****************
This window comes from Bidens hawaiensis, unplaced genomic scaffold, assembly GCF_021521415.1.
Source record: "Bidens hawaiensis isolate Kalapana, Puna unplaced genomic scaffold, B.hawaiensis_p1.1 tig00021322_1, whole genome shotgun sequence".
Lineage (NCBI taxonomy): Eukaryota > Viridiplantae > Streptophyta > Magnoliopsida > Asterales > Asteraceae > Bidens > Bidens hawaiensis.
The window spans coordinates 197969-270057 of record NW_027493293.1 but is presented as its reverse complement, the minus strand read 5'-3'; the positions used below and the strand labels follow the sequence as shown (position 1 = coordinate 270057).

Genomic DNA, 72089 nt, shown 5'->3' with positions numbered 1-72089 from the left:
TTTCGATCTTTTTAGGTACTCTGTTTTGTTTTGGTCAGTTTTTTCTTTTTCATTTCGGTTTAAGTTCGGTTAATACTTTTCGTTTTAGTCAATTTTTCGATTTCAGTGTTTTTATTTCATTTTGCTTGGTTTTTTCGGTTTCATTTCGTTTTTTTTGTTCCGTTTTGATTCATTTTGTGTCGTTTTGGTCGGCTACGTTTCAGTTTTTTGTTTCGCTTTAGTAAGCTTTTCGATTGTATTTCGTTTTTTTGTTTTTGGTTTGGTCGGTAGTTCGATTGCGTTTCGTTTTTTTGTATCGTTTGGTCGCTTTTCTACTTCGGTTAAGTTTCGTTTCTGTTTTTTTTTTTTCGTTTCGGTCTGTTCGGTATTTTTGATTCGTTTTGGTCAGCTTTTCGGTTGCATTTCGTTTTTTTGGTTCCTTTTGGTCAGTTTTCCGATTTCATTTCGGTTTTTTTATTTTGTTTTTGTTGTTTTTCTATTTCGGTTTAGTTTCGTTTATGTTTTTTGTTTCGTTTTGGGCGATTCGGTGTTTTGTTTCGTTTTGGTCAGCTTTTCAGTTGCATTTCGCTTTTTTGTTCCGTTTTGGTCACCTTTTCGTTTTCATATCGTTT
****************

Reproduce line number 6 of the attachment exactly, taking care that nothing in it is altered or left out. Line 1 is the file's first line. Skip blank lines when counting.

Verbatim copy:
TTTCGATCTTTTTAGGTACTCTGTTTTGTTTTGGTCAGTTTTTTCTTTTTCATTTCGGTTTAAGTTCGGTTAATACTTTTCGTTTTAGTCAATTTTTCGATTTCAGTGTTTTTATTTCATTTTGCTTGGTTTTTTCGGTTTCATTTCGTTTTTTTTGTTCCGTTTTGATTCATTTTGTGTCGTTTTGGTCGGCTACGTTTCAGTTTTTTGTTTCGCTTTAGTAAGCTTTTCGATTGTATTTCGTTTTTTTGTTTTTGGTTTGGTCGGTAGTTCGATTGCGTTTCGTTTTTTTGTATCGTTTGGTCGCTTTTCTACTTCGGTTAAGTTTCGTTTCTGTTTTTTTTTTTTCGTTTCGGTCTGTTCGGTATTTTTGATTCGTTTTGGTCAGCTTTTCGGTTGCATTTCGTTTTTTTGGTTCCTTTTGGTCAGTTTTCCGATTTCATTTCGGTTTTTTTATTTTGTTTTTGTTGTTTTTCTATTTCGGTTTAGTTTCGTTTATGTTTTTTGTTTCGTTTTGGGCGATTCGGTGTTTTGTTTCGTTTTGGTCAGCTTTTCAGTTGCATTTCGCTTTTTTGTTCCGTTTTGGTCACCTTTTCGTTTTCATATCGTTT